We'd heard great things about the food on Oceania. Of course we'd also heard there was nothing to do on the ship(quite true). But let's get back to the selling point -- the food. Well maybe it would have been better if they hadn't gotten to the Noro Virus, or as they preferred to describe it, a gastro-intestional virus stiking more than 2% of the passengers. Because once they got the sickness bye bye to snacks. Bye bye to carpaccio or raw fish. Bye bye to medium rare steak.
But even before that, the food in the Grand Dining Room was certainly no better than the food on any other ship. And the specialty dining rooms never seemed to be available when we tried to book an additional night(you get four. Some people got another thirteen or so. We didn't). We didn't despite being in concierge and on that note, worst concierge ever.
Don't spend the money for that. I found most of the crew pleasant and accommodating, but the conciergess, Tom and Javier, you know who you are, were a lot of talk and no follow-through.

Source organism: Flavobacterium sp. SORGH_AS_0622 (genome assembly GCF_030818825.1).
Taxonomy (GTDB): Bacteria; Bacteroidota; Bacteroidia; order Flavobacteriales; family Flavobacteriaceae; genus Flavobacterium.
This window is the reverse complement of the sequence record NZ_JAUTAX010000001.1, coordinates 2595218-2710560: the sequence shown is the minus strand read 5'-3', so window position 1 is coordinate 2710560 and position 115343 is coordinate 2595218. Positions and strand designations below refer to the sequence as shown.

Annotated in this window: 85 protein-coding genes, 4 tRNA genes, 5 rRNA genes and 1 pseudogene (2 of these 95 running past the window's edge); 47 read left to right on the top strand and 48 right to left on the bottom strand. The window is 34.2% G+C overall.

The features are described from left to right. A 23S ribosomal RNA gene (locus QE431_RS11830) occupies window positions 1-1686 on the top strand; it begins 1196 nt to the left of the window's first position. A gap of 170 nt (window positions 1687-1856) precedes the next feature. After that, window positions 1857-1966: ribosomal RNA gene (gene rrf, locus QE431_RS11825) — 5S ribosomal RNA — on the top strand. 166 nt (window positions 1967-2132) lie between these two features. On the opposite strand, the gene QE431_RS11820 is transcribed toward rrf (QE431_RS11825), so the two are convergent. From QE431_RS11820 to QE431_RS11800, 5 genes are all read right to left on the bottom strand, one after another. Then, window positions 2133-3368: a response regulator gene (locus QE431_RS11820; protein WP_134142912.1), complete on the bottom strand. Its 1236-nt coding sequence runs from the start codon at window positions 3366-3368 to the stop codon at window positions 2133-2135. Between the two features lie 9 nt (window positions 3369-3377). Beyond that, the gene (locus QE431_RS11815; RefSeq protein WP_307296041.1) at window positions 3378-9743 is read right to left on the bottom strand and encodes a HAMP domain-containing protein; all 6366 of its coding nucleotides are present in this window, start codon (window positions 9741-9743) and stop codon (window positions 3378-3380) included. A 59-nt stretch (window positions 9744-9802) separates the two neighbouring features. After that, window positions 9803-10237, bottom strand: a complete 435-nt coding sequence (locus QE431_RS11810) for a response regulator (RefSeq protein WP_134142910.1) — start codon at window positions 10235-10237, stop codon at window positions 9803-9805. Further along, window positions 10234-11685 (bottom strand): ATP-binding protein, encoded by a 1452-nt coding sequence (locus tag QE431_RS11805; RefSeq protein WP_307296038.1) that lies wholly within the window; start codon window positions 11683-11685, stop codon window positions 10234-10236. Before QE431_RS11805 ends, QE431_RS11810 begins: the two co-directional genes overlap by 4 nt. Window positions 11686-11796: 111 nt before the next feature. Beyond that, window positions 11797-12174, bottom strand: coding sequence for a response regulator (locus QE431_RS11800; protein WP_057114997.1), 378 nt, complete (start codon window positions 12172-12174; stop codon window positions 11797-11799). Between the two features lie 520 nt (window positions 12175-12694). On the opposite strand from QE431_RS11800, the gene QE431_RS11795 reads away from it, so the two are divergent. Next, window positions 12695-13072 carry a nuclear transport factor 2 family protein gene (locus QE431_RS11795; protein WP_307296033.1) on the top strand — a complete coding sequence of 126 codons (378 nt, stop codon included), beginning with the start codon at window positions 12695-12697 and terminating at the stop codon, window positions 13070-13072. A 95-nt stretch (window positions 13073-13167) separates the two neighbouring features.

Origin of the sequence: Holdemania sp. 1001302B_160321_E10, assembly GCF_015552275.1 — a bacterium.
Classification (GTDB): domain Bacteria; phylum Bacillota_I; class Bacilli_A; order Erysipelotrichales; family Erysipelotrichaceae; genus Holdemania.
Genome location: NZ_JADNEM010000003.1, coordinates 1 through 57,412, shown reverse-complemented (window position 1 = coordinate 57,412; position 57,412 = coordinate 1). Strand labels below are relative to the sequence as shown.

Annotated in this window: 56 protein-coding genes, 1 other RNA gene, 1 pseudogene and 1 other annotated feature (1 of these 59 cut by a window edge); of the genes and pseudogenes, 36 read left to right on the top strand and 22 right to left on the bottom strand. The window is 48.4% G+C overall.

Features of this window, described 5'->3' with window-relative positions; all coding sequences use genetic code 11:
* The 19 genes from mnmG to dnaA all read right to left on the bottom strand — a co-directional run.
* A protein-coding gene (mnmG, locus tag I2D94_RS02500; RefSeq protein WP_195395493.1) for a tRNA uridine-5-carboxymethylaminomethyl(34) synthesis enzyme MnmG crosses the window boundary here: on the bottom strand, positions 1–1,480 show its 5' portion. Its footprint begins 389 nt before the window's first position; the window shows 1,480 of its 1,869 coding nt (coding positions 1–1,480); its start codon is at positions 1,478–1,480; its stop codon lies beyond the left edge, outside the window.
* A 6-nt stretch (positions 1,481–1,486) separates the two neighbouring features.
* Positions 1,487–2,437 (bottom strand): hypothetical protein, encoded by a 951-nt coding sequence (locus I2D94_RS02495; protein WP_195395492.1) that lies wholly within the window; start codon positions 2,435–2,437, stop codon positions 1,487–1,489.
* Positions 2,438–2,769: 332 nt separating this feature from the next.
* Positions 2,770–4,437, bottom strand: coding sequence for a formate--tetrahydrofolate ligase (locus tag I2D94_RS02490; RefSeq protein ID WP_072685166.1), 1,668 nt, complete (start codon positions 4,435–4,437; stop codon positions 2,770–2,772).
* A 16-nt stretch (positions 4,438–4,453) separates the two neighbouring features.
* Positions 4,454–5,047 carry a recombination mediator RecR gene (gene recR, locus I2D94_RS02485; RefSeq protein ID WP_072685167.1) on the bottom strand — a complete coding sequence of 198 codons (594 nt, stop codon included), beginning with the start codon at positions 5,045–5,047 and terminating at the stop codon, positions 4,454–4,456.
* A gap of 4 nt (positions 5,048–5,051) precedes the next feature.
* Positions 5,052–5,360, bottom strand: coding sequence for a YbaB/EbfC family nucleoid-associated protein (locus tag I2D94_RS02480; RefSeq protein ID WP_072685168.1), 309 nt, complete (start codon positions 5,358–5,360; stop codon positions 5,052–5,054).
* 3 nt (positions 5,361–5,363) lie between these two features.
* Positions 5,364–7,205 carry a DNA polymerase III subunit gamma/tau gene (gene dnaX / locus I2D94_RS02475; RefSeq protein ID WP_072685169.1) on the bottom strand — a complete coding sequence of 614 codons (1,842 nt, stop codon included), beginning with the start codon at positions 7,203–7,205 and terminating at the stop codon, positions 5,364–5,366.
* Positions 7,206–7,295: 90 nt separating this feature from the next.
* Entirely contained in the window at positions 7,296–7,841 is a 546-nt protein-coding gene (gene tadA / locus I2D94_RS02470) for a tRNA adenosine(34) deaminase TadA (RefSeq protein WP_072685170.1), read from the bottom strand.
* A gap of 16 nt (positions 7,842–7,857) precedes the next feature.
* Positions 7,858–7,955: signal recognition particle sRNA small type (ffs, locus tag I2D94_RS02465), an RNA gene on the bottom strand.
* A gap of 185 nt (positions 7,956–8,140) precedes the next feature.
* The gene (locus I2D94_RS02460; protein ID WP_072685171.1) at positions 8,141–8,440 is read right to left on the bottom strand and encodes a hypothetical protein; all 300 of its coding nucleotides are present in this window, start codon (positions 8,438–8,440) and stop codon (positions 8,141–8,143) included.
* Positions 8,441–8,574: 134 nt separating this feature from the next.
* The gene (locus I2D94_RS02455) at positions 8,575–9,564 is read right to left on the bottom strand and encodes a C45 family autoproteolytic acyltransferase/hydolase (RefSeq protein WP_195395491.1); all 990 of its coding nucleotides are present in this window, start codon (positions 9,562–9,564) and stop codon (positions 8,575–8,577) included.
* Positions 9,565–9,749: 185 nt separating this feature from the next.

Wonderful interesting city with great shopping, food, sights and people. Don't miss Museo Largo. We stayed at the Country Club Hotel which was very pleasant and historic, but the pool is tiny.
Unless you are very active, there isn't much to do in Puerto Limon although the people are very friendly and they sell crafts at the terminal. The Pacific side of Costa Riva iss much more interesting.
Charleston is a beautiful city with many attractions for the independent traveler. The Huegenot Church was very interesting and beautiful. Lunch at Husk was a treat. The Charleston Craft shop has wonderful items and great sales people(artists).